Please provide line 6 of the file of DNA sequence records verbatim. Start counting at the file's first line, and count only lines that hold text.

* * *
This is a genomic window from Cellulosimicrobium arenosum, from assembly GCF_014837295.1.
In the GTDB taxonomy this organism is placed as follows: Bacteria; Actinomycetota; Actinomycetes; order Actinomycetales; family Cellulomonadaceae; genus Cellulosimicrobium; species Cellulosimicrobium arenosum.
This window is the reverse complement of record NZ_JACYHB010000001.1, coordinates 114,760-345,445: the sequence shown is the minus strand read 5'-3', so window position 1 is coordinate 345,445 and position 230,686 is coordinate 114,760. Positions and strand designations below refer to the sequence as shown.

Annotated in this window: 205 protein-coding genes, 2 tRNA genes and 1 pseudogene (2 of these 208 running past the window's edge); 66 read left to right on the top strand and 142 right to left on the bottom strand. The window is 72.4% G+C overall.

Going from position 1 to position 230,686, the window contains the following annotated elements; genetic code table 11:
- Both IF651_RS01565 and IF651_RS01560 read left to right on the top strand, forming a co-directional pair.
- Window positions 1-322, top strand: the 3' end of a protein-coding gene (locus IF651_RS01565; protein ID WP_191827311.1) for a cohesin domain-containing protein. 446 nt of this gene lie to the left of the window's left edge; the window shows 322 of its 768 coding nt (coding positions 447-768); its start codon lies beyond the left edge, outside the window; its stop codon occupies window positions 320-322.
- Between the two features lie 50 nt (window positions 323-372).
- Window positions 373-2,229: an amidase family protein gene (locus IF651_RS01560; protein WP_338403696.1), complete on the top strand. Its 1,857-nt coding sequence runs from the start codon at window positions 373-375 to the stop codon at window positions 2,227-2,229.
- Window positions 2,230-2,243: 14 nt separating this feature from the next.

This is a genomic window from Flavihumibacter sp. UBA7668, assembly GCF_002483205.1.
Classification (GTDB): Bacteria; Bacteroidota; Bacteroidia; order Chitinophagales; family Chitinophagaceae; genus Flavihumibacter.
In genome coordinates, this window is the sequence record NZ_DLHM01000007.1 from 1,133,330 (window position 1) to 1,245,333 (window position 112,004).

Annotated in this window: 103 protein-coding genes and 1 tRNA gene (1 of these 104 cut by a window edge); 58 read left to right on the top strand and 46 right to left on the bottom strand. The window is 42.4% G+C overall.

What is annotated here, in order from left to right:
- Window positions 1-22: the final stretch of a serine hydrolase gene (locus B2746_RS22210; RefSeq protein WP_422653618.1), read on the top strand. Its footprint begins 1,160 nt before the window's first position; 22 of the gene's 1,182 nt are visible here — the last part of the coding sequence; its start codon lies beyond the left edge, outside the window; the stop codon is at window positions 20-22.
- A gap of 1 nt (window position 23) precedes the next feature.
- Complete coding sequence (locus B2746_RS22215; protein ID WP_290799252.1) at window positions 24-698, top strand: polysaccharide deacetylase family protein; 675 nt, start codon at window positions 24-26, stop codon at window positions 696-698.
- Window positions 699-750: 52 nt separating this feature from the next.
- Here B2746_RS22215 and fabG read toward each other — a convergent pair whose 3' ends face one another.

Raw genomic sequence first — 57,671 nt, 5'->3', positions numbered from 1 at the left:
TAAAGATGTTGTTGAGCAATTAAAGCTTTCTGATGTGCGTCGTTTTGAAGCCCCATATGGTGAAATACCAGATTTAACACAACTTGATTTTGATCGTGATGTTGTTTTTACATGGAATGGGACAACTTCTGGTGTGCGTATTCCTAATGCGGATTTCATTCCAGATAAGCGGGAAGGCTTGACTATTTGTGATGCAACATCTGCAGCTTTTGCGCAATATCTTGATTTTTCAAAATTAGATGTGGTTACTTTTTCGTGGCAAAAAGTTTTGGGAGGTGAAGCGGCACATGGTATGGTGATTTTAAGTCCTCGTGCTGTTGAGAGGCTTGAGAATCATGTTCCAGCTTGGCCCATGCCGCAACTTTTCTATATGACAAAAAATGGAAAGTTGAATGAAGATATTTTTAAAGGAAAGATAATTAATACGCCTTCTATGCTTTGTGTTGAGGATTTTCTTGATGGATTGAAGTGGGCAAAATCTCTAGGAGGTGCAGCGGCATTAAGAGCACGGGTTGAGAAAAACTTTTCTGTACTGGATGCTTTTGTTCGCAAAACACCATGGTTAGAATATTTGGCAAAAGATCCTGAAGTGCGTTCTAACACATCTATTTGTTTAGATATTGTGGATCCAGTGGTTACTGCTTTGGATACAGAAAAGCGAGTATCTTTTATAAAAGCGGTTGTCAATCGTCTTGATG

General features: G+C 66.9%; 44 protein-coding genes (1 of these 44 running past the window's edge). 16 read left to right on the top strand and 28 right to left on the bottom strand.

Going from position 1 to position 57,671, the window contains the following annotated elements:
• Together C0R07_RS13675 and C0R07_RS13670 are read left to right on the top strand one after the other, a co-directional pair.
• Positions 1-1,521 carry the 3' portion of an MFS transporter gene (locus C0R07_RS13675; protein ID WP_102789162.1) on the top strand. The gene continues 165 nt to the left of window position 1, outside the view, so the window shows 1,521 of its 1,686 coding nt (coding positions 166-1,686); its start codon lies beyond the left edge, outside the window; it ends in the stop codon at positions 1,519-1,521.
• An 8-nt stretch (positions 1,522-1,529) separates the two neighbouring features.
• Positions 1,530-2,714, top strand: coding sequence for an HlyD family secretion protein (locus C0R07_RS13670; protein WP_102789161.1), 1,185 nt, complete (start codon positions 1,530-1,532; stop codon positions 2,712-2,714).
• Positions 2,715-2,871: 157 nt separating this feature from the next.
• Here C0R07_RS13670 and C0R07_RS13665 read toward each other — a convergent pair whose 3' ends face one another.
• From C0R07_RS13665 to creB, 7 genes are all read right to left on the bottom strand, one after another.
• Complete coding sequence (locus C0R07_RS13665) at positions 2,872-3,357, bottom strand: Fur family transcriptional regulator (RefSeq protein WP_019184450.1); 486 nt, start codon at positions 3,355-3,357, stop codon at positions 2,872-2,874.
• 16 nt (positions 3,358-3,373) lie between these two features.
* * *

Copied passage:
- Both IF651_RS01565 and IF651_RS01560 read left to right on the top strand, forming a co-directional pair.